(6) The monetary amount of any damages, losses, and costs, as described in §890.1064(c), attributable to the provider's violations; and

(7) Such other factors as justice may require.

(c) Additional factors when penalty or assessment is based on provisions of §890.1061(b) or (c). In the case of violations involving false or misleading statements or the failure to provide claims-related information, OPM must also consider:

(1) The nature and circumstances of the provider's failure to properly report information; and

(2) The materiality and significance of the false statements or misrepresentations the provider made or caused to be made, or the information that the provider knowingly did not report.

§890.1063   Maximum amounts of penalties and assessments.

OPM may impose penalties and assessments in amounts not to exceed those set forth in U.S.C. 8902a(d).

§890.1064   Determining the amounts of penalties and assessments to be imposed on a provider.

(a) Authority of debarring official. The debarring official has discretionary authority to set the amounts of penalties and assessments in accordance with law and this subpart.

(b) Factors considered in determining amounts of penalties and assessments. In determining the amounts of penalties and assessments to impose on a provider, the debarring official must consider:

(1) The Government's interests in being fully compensated for all damages, losses, and costs associated with the provider's violations, including:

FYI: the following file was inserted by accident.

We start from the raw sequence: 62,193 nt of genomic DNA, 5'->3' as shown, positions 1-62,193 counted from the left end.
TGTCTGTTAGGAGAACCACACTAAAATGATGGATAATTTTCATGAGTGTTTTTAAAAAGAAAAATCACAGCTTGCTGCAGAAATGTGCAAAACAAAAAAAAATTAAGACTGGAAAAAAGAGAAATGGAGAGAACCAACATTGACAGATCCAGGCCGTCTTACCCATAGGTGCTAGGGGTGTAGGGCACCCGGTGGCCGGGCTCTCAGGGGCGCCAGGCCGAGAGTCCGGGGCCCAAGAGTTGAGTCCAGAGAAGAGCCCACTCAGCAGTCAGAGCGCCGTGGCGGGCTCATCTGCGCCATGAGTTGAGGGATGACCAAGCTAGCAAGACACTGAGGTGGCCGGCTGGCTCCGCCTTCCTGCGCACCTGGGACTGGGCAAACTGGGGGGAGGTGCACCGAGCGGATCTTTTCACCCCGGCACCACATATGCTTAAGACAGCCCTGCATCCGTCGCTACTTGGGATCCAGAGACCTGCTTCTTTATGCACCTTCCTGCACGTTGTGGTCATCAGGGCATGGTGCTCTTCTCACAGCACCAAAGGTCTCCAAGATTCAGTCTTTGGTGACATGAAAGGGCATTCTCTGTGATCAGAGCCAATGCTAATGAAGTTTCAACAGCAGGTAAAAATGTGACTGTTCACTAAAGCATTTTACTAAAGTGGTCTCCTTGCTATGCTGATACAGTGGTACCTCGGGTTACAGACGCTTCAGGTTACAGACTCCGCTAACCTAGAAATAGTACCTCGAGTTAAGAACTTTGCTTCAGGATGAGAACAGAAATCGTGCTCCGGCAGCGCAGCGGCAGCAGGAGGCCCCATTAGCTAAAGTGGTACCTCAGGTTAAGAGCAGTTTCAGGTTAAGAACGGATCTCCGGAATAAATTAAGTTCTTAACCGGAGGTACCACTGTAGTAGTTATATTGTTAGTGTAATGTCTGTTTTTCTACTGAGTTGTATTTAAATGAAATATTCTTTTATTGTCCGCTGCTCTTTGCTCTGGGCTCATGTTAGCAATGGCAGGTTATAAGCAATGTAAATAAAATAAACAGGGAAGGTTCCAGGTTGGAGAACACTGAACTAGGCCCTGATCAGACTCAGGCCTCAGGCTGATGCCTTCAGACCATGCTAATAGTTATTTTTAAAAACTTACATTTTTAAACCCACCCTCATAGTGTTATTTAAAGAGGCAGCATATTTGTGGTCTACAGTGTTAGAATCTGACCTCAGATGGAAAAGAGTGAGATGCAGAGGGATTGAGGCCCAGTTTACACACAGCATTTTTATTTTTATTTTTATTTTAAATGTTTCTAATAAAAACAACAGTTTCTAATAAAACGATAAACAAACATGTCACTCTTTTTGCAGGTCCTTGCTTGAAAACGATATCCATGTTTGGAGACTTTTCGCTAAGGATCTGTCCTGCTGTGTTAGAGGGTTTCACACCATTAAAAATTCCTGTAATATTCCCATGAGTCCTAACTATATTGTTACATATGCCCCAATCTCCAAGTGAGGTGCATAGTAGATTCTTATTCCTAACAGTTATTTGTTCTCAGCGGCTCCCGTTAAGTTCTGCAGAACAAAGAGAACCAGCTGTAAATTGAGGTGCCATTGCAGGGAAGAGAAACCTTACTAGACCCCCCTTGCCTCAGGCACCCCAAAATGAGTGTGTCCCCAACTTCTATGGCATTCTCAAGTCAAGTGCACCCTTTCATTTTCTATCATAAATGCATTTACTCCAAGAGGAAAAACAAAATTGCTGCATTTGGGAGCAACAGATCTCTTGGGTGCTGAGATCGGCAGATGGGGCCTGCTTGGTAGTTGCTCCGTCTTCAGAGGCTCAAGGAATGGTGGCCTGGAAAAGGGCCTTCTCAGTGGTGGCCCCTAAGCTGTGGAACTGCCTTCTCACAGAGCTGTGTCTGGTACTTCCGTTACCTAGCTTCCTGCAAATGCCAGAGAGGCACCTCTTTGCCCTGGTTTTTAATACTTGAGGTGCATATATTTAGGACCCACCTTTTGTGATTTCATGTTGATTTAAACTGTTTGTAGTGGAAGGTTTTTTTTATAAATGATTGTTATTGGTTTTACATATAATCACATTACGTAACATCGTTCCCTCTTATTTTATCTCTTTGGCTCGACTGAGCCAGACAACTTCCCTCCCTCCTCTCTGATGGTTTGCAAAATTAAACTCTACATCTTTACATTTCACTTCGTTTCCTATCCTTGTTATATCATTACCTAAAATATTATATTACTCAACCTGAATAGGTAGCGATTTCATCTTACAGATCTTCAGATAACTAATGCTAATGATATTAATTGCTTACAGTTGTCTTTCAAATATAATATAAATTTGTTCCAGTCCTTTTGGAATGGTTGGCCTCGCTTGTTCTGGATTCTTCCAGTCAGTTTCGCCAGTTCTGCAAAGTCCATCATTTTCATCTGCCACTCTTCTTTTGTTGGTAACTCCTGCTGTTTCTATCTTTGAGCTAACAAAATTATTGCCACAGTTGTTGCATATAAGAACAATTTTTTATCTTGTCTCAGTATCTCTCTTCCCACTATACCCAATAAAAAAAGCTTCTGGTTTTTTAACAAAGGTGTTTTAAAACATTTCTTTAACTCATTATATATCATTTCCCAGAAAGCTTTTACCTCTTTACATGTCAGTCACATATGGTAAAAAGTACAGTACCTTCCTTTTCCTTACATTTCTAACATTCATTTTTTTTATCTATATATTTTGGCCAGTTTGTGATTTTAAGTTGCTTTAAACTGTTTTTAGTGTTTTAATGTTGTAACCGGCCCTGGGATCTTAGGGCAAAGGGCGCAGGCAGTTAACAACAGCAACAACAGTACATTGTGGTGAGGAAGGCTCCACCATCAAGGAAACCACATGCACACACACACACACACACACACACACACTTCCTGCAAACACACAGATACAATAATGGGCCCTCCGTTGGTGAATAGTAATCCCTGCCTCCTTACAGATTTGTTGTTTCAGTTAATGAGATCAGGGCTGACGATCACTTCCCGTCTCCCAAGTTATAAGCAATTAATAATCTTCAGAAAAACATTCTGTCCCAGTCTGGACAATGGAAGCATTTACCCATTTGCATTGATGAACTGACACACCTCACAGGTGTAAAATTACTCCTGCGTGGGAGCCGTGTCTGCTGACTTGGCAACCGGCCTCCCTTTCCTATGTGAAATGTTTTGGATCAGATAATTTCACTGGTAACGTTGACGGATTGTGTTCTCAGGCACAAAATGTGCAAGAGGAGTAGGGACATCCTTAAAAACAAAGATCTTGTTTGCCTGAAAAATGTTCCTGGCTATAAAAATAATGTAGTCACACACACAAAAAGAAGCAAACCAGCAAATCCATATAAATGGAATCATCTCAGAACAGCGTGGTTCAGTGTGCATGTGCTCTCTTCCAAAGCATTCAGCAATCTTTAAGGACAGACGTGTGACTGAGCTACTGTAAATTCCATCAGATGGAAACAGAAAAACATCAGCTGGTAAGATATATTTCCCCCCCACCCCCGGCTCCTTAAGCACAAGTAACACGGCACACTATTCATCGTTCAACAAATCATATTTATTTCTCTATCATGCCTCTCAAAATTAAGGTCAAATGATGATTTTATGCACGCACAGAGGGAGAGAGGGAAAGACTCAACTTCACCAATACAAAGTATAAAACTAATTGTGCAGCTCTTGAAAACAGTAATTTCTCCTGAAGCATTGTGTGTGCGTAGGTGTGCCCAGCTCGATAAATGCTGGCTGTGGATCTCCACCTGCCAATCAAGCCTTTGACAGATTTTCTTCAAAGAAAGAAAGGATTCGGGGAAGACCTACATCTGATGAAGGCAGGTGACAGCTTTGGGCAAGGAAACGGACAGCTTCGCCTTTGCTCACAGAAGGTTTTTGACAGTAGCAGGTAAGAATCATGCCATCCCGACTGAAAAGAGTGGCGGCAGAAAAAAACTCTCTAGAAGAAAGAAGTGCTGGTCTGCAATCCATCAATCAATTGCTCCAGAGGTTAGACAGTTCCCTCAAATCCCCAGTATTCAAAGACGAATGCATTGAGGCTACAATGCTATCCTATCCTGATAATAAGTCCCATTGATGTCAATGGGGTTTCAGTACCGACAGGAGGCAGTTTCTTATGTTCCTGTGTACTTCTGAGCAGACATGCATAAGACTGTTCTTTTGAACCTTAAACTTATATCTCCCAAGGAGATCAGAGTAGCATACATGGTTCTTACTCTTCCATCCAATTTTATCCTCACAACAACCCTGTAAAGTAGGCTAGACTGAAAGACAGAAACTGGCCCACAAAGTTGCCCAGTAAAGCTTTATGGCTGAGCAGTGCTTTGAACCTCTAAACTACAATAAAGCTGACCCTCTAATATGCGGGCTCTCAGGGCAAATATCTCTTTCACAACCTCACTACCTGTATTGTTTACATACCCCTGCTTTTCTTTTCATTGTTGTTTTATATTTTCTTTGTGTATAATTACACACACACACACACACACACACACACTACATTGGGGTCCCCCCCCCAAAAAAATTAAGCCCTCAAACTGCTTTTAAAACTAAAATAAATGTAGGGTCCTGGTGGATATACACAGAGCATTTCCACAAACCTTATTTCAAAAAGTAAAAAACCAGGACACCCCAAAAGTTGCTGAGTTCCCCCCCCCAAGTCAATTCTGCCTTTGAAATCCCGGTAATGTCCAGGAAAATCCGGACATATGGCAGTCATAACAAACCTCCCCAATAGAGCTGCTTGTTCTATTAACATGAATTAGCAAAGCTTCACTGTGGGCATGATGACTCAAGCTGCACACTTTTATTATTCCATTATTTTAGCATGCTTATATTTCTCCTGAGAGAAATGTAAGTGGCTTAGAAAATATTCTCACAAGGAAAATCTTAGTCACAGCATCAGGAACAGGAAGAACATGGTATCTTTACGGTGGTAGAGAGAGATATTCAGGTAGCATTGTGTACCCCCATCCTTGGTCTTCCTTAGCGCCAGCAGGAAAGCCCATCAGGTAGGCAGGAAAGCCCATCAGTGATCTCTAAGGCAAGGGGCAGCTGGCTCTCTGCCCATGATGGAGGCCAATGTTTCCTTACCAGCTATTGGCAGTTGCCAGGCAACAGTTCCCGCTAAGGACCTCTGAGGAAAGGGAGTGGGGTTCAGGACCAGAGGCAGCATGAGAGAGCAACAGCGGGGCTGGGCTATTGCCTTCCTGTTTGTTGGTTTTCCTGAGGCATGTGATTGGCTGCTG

(i) Amounts wrongfully paid from FEHBP funds as the result of the provider's violations and interest on those amounts, at rates determined by the Department of the Treasury;

(ii) All costs incurred by OPM in investigating a provider's sanctionable misconduct; and

(iii) All costs incurred in OPM's administrative review of the case, including every phase of the administrative sanctions processes described by this subpart;

(2) The Government's interests in deterring future misconduct by health care providers;

(3) The provider's personal financial situation, or, in the case of an entity, the entity's financial situation;

(4) All of the factors set forth in §890.1062(b) and (c); and

(5) The presence of aggravating or less serious circumstances, as described in paragraphs (c)(1) through (c)(7) of this section.

(c) Aggravated and less serious circumstances. The presence of aggravating circumstances may cause OPM to impose penalties and assessments at a higher level within the authorized range, while less serious violations may warrant sanctions of relatively lower amounts. Paragraphs (c)(1) through (c)(7) of this section provide examples of aggravated and less serious violations. These examples are illustrative only, and are not intended to represent an exhaustive list of all possible types of violations.

(1) The existence of many separate violations, or of violations committed over an extended period of time, constitutes an aggravating circumstance. OPM may consider conduct involving a small number of violations, committed either infrequently or within a brief period of time, to be less serious.